(Bloomberg Opinion) -- The European Union is trying to have it both ways on U.S. sanctions against Iran. It voices solidarity with the Trump administration’s concerns about the Islamic Republic’s rising threat to stability in the Middle East — most recently by expressing alarm at Iran’s ballistic-missile program and other “unacceptable behavior.” At the same time, EU leaders condone efforts by their member countries to skirt U.S. restrictions — as if to reassure the Iranian regime that trade can continue despite the U.S. decision to pull out of the 2015 nuclear deal.
Now, Germany, France and the U.K. have gone so far as to create a special purpose vehicle for trade with Iran that’s clearly designed to get around U.S. sanctions.
This strategy is doomed to fail. The Trump administration won’t be fooled by it — or to any extent mollified by European finger-wagging at the regime in Tehran.
It doesn’t even stand much chance of preventing Iran’s leaders from treating Europe with contempt. Just days after the EU’s missile warnings, Iran showed off an underground missile factory, and claimed to possess a new surface-to-surface ballistic missile.
The countries behind the SPV say it’s meant to allow European companies to supply Iran with life-saving medicines and essential foods. But if that were truly the aim, the Europeans could simply use a channel that Switzerland is setting up for the purpose — which the U.S. looks likely to approve. (Humanitarian trade is already exempt from sanctions, but skittish European banks and companies have nevertheless been afraid of being penalized by the Trump administration.)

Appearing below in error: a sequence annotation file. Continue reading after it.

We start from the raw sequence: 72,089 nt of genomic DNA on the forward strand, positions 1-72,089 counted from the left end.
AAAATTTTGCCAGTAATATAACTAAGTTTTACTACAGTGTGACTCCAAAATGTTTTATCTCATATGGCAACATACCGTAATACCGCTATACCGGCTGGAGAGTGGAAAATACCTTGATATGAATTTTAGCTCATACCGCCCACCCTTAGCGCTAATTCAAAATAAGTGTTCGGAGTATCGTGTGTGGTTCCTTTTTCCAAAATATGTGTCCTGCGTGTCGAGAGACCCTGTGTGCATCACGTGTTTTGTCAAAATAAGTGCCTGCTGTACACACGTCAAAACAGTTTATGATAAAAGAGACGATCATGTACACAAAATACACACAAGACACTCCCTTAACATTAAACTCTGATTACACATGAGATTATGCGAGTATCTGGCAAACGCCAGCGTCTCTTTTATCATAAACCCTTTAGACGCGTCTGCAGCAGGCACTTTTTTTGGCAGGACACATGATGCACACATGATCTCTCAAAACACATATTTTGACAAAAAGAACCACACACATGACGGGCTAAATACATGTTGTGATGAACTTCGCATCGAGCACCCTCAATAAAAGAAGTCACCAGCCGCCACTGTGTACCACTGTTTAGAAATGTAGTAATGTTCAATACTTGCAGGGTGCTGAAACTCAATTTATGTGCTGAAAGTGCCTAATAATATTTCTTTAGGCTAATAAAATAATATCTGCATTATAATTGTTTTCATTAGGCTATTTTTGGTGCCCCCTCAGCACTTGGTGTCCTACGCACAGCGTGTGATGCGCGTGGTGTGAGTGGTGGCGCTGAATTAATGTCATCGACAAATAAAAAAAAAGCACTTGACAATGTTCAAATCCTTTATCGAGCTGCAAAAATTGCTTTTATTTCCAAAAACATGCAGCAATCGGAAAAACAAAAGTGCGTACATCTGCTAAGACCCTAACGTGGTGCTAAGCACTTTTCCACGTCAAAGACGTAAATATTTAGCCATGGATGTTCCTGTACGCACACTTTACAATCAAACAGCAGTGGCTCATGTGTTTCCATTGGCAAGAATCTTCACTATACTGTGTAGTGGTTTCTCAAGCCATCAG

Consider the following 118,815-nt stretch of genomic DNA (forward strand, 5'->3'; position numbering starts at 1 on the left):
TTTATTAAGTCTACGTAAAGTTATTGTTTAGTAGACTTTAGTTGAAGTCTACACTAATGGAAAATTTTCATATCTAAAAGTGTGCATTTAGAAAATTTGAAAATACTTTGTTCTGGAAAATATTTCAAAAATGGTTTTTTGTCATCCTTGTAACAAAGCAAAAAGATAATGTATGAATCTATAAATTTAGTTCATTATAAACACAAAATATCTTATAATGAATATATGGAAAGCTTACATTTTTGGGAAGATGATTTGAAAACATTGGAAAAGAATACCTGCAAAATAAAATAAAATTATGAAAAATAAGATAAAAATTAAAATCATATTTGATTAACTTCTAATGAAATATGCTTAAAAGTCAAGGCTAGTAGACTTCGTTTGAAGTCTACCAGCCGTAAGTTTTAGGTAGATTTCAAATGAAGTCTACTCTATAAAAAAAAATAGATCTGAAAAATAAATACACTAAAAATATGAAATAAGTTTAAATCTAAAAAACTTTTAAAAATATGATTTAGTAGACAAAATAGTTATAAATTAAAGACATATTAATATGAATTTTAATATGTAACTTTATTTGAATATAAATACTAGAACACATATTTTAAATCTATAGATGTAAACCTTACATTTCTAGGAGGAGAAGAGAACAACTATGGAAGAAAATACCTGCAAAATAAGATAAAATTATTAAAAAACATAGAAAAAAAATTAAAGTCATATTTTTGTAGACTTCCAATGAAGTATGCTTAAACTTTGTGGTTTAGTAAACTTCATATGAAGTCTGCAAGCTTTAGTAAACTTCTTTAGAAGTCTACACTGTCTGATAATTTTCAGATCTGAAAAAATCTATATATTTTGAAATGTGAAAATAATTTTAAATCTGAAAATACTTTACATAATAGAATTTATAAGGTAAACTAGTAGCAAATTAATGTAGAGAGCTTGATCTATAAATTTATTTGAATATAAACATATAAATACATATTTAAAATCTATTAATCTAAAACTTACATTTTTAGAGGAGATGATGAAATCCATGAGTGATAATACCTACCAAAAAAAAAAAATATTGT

The Europeans have pointedly not ruled out using the SPV for other, non-humanitarian trading. And Iran is clearly hoping it will be a conduit for all manner of goods and services denied it by the sanctions. The Trump administration can be expected to swiftly disabuse both sides of such notions.
U.S. officials would be right to insist that the SPV be shut down — if necessary, by threatening sanctions against any person, bank or company associated with its creation. And they’d be wise, at the same time, to endorse the Swiss effort, making it the only approved channel for humanitarian goods and services into Iran.
European countries should drop the SPV and spare the U.S. the trouble of calling their bluff.
—Editors: Bobby Ghosh, Clive Crook.
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